The attacks of September 11th, 2001 did not result in an immediate substantive alteration to the lives of most people in the world. It is difficult to find something positive to say about the following years of harsh reaction to this event; years which have brought far greater changes to non-US citizens than the day itself, which in my case entails the opprobrium that has fallen on citizens of any country involved with the wars in Iraq and Afghanistan. The latter years of the decade have, however, given hope to the notion that foreign policy will increasingly tend towards multi-lateral action with growing scrutiny of governments and their military apparatuses.
For those involved it was an horrific day that can never be mentioned without the shades of anger and sadness which attend the death of loved ones and friends. For America too, the symbolism of the moment and fear concerning national security, untrammelled since the Peal Harbour attack of 1941, meant that normal life, air travel, policing, politics and relations with the rest of the world were irrevocably altered. It is easy to empathise with the fear and confusion of this moment in America.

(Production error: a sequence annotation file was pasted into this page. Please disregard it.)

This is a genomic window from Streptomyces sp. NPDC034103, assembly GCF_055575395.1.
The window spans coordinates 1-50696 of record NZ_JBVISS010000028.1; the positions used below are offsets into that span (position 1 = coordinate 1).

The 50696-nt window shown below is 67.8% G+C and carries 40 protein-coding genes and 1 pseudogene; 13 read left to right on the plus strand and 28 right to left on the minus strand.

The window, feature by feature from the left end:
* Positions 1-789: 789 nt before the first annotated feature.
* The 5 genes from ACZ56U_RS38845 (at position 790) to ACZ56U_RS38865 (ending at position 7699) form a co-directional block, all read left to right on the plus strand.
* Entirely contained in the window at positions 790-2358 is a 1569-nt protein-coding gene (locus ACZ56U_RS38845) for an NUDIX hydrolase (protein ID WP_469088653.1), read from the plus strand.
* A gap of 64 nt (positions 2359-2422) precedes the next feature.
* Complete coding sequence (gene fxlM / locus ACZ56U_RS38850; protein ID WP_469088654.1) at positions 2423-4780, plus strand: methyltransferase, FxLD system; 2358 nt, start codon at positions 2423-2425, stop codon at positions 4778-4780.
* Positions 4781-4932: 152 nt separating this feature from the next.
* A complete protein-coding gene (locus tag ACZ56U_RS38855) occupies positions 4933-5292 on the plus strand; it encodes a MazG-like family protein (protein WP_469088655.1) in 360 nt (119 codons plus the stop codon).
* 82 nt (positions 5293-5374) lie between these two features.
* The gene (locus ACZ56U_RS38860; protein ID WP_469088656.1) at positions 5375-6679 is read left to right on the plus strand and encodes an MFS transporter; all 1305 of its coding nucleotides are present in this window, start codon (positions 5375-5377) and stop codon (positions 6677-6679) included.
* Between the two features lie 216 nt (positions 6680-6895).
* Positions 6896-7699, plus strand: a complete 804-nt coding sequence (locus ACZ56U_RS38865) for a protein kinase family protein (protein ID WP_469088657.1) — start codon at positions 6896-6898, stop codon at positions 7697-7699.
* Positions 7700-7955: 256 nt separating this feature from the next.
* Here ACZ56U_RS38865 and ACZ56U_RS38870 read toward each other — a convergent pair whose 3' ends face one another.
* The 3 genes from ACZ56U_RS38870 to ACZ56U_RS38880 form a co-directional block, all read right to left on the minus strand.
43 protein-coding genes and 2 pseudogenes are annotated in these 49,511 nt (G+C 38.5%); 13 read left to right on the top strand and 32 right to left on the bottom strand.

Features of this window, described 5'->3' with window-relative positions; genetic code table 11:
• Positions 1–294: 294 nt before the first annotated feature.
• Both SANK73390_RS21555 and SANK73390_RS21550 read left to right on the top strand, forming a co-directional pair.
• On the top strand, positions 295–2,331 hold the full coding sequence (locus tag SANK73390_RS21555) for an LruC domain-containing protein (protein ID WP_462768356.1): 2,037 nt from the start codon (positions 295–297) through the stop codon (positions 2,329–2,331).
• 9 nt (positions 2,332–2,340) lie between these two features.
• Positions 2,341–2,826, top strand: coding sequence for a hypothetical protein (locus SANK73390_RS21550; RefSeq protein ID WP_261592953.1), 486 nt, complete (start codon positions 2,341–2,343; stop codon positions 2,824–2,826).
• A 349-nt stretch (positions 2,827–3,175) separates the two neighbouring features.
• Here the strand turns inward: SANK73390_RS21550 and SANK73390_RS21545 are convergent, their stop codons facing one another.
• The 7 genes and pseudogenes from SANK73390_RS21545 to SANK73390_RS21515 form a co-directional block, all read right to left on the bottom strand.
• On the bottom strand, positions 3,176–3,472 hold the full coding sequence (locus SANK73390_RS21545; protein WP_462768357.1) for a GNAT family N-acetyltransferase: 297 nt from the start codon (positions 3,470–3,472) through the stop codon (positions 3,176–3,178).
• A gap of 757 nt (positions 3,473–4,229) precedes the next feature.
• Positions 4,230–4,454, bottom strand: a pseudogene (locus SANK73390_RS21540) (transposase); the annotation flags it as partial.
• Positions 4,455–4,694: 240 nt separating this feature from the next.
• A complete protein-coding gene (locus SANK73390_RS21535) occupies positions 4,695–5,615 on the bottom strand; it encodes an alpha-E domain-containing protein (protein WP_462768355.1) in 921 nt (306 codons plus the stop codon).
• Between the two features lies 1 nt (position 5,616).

On September 12th, 2001 I went to school as normal and discussed the attacks with friends. The same on the 13th. But I did not feel unsafe or even conscious that I, as a Briton, would be regarded with the same kind of hatred that led 19 men, mostly from Saudi Arabia, to commit mass murder for their cause. Over the course of the following decade, however, a growing awareness of global politics along with the foreign policy decisions of my country, which was itself attacked in 2005, have shown me the truth that I will often be considered according to the reaction of my (elected) government to the security and political challenges posed by 9/11.
The really dramatic changes that I have endured as a Brit abroad, beyond an extra hour or two at the airport, result from the responses to 9/11. The wars in Afghanistan and, most sharply, Iraq have coloured the reception of those whose governments took part in them. Whatever my complex and contradictory views on those wars, they have done more to diminish the way Americans and their close allies are seen by the rest of the world than 9/11 itself. The goodwill enjoyed by a wounded America in the weeks after the attacks was quickly diminished by its fearful and angry responses.
From the other end of the decade, the doctrine of liberal interventionism has been irrevocably associated with failed wars and unmanageable aftermaths. As Libya appears to emerge from decades of terror with the assistance of an international military and political coalition, it is clear that the age of easy wars and dodgy dossiers is over: future leaders will feel the constraints of international institutions and, more significantly, the severe cost of large scale military operations and the limited willingness of domestic opinions to tolerate those costs.